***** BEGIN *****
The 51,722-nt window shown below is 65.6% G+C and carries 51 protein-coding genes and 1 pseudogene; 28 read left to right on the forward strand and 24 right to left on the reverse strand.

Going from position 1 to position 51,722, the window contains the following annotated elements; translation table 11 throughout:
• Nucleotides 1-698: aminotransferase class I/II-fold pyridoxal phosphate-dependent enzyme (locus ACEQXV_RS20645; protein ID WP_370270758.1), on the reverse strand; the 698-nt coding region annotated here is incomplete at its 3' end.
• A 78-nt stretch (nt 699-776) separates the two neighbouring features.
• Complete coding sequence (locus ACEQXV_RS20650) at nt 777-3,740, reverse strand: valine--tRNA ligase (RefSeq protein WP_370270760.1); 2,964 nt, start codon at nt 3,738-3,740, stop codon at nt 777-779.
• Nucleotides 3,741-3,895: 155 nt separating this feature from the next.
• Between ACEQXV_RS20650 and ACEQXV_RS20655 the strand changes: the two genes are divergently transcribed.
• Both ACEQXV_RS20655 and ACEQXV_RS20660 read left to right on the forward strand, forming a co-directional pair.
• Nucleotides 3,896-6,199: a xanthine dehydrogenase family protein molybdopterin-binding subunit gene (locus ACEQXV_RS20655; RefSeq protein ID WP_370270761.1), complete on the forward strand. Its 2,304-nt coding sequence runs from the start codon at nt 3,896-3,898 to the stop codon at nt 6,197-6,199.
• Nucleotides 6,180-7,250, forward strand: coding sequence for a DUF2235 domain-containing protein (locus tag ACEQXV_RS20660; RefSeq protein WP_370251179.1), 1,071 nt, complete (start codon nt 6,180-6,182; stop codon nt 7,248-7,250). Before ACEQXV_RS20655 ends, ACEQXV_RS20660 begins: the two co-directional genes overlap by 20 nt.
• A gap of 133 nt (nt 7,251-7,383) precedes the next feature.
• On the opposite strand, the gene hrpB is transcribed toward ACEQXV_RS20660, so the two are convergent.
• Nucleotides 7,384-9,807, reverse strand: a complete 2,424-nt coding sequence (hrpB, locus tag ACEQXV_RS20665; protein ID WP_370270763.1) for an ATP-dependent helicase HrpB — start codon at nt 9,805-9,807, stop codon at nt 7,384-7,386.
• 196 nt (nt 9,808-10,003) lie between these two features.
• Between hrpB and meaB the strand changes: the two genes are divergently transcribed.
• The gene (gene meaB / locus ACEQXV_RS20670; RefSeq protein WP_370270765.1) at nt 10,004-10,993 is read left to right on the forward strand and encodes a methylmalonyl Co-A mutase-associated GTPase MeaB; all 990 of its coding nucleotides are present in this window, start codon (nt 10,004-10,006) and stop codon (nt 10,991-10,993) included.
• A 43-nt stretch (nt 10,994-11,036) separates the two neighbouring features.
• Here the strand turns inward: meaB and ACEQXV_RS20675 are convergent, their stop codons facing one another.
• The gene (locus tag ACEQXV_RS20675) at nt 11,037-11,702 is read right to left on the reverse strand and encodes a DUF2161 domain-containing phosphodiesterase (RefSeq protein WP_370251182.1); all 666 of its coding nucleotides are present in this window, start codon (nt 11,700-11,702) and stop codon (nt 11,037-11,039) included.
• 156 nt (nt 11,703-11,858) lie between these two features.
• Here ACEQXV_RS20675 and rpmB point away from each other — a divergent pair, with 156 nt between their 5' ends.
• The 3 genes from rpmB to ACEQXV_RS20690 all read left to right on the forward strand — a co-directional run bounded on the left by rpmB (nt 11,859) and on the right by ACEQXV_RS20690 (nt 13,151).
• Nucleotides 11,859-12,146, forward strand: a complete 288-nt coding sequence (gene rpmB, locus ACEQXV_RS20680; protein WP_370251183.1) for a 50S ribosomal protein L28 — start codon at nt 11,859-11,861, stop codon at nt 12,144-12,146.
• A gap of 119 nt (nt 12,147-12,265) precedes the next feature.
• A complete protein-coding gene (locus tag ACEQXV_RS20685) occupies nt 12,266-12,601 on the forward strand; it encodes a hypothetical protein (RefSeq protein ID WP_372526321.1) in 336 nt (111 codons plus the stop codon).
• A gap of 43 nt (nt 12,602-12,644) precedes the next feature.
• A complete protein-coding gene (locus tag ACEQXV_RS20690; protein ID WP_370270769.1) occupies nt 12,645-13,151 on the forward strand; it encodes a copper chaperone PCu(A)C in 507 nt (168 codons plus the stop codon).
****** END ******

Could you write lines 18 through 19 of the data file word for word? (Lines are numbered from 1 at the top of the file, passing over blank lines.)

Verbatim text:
• Here the strand turns inward: meaB and ACEQXV_RS20675 are convergent, their stop codons facing one another.
• The gene (locus tag ACEQXV_RS20675) at nt 11,037-11,702 is read right to left on the reverse strand and encodes a DUF2161 domain-containing phosphodiesterase (RefSeq protein WP_370251182.1); all 666 of its coding nucleotides are present in this window, start codon (nt 11,700-11,702) and stop codon (nt 11,037-11,039) included.